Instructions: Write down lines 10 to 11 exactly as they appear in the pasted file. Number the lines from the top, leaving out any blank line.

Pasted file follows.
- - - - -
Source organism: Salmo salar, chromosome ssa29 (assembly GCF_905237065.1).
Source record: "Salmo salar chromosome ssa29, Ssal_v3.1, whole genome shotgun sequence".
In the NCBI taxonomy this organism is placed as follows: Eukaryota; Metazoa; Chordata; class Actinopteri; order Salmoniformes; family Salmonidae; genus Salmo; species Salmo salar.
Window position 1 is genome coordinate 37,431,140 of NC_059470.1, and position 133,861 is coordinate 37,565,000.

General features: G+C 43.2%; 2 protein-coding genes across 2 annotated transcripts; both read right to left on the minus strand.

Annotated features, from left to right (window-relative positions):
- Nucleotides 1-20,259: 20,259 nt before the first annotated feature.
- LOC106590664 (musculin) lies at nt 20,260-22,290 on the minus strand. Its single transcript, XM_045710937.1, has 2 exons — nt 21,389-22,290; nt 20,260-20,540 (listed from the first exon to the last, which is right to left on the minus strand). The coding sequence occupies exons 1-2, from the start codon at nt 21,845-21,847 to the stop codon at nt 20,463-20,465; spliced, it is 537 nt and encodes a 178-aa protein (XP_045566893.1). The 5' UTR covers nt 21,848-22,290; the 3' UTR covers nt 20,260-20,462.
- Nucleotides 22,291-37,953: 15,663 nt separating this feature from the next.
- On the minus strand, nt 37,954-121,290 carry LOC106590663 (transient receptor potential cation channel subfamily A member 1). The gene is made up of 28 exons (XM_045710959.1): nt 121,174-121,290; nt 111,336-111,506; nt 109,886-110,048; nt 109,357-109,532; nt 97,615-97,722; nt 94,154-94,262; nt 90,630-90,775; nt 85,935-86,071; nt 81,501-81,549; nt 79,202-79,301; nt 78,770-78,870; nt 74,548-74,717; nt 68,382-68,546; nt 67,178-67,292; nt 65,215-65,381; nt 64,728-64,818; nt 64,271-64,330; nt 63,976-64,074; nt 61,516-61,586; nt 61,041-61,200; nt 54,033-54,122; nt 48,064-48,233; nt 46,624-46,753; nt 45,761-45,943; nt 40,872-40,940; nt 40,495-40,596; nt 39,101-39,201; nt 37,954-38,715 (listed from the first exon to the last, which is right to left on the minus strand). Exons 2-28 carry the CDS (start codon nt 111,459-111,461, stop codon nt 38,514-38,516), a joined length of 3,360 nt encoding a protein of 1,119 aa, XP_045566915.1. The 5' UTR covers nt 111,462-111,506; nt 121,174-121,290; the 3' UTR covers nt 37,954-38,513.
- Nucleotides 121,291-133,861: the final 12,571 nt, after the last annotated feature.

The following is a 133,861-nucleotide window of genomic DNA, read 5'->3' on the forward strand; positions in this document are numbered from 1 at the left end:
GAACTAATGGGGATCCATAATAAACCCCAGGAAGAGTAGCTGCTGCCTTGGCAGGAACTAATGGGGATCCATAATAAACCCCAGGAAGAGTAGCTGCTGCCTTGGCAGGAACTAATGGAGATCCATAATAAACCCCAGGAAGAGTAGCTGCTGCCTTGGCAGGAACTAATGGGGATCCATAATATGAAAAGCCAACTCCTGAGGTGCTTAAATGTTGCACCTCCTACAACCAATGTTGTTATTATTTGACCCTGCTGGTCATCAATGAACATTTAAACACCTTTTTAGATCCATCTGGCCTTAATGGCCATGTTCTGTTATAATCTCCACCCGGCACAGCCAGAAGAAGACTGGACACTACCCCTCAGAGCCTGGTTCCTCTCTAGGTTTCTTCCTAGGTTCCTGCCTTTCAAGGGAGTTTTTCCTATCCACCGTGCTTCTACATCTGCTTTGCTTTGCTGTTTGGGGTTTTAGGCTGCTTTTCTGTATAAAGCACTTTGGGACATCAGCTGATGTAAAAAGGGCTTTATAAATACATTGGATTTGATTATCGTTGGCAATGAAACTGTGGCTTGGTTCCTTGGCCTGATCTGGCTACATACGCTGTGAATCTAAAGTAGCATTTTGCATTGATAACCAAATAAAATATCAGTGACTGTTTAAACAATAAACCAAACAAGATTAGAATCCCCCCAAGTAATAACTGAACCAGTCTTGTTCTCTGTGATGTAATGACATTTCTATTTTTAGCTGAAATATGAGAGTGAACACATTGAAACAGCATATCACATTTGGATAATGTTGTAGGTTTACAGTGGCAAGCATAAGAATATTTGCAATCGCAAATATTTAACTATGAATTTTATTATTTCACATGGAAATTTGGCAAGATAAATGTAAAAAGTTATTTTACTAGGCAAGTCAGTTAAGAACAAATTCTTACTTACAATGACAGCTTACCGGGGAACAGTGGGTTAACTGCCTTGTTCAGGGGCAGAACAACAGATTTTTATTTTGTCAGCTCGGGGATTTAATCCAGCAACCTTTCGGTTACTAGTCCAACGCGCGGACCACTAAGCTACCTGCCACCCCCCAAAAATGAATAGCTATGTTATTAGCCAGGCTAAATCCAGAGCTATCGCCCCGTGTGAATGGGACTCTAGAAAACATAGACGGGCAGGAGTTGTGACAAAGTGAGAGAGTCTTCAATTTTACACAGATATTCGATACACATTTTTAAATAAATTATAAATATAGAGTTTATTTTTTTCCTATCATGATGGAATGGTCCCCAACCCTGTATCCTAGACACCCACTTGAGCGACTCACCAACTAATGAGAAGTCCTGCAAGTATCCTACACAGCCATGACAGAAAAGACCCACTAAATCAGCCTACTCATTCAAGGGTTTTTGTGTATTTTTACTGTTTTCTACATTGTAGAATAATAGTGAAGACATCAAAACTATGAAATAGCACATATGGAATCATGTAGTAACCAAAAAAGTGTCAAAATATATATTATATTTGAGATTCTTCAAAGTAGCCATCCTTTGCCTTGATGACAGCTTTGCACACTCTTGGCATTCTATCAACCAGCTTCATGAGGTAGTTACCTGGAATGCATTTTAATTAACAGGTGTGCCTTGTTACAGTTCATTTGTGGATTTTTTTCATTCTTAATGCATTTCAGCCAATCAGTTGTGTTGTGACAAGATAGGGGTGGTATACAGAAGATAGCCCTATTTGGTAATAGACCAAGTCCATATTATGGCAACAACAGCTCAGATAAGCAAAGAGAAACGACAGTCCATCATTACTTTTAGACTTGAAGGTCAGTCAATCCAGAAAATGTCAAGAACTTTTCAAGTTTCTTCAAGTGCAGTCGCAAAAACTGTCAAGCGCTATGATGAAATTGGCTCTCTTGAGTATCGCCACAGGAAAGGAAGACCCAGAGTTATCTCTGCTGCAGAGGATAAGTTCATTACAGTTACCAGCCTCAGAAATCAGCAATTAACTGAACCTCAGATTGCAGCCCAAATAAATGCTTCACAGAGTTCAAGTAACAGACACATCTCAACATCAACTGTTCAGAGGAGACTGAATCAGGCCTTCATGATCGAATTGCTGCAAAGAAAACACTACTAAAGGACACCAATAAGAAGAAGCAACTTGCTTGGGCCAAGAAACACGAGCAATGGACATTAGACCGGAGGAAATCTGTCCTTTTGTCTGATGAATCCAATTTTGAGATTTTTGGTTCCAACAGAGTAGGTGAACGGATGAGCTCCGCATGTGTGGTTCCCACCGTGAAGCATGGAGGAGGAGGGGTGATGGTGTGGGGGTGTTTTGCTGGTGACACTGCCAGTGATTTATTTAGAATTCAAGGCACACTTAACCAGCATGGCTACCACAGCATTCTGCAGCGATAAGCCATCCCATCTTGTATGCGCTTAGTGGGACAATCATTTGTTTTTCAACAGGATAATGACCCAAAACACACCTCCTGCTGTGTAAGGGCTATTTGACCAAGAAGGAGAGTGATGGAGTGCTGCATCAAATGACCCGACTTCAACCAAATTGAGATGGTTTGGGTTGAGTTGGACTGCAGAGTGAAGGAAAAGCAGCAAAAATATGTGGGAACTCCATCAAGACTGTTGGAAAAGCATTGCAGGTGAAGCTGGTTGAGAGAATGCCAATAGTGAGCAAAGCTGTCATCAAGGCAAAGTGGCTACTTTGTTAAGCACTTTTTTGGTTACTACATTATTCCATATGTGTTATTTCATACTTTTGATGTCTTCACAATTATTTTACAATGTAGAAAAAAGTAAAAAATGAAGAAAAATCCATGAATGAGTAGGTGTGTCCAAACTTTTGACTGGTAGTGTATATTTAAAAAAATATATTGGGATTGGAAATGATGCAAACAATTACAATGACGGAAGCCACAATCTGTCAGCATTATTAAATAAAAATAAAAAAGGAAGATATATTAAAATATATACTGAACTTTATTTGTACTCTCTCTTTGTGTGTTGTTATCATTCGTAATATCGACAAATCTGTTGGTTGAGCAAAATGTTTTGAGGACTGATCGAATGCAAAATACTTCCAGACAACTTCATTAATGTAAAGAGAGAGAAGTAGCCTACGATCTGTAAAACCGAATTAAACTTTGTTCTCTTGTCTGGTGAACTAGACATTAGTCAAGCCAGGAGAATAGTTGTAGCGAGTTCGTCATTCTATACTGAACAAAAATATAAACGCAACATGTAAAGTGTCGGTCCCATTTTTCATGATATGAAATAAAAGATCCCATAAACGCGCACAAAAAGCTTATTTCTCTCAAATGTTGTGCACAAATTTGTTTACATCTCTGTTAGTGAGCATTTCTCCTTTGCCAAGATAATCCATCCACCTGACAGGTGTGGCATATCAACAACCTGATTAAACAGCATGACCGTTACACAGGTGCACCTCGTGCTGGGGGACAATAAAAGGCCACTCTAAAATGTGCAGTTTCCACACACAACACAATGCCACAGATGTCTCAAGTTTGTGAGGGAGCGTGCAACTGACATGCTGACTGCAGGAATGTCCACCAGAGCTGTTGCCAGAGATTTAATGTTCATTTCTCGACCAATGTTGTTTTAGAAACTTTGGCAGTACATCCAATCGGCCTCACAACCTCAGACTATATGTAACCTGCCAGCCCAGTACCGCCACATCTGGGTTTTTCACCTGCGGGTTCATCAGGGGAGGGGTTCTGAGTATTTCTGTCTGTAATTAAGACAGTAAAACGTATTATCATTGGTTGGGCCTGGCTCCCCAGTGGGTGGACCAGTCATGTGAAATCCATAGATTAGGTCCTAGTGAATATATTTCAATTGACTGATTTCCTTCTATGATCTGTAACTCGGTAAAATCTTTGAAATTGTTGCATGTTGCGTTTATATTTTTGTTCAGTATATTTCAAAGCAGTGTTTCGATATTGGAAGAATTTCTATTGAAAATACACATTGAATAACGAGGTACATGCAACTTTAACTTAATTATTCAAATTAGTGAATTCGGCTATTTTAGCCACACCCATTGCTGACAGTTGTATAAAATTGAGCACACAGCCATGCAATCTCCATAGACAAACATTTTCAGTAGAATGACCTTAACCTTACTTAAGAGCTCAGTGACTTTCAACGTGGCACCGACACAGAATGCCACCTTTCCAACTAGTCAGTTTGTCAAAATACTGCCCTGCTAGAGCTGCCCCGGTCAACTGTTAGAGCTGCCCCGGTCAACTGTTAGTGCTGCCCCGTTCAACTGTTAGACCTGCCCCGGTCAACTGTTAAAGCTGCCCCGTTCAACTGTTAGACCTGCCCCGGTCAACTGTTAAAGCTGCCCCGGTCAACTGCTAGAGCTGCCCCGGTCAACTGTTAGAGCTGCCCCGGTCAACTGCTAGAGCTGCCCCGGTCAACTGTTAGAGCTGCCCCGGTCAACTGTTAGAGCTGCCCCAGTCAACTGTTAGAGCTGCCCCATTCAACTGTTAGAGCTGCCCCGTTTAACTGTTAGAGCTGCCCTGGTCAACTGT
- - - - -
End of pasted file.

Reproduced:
- On the minus strand, nt 37,954-121,290 carry LOC106590663 (transient receptor potential cation channel subfamily A member 1). The gene is made up of 28 exons (XM_045710959.1): nt 121,174-121,290; nt 111,336-111,506; nt 109,886-110,048; nt 109,357-109,532; nt 97,615-97,722; nt 94,154-94,262; nt 90,630-90,775; nt 85,935-86,071; nt 81,501-81,549; nt 79,202-79,301; nt 78,770-78,870; nt 74,548-74,717; nt 68,382-68,546; nt 67,178-67,292; nt 65,215-65,381; nt 64,728-64,818; nt 64,271-64,330; nt 63,976-64,074; nt 61,516-61,586; nt 61,041-61,200; nt 54,033-54,122; nt 48,064-48,233; nt 46,624-46,753; nt 45,761-45,943; nt 40,872-40,940; nt 40,495-40,596; nt 39,101-39,201; nt 37,954-38,715 (listed from the first exon to the last, which is right to left on the minus strand). Exons 2-28 carry the CDS (start codon nt 111,459-111,461, stop codon nt 38,514-38,516), a joined length of 3,360 nt encoding a protein of 1,119 aa, XP_045566915.1. The 5' UTR covers nt 111,462-111,506; nt 121,174-121,290; the 3' UTR covers nt 37,954-38,513.
- Nucleotides 121,291-133,861: the final 12,571 nt, after the last annotated feature.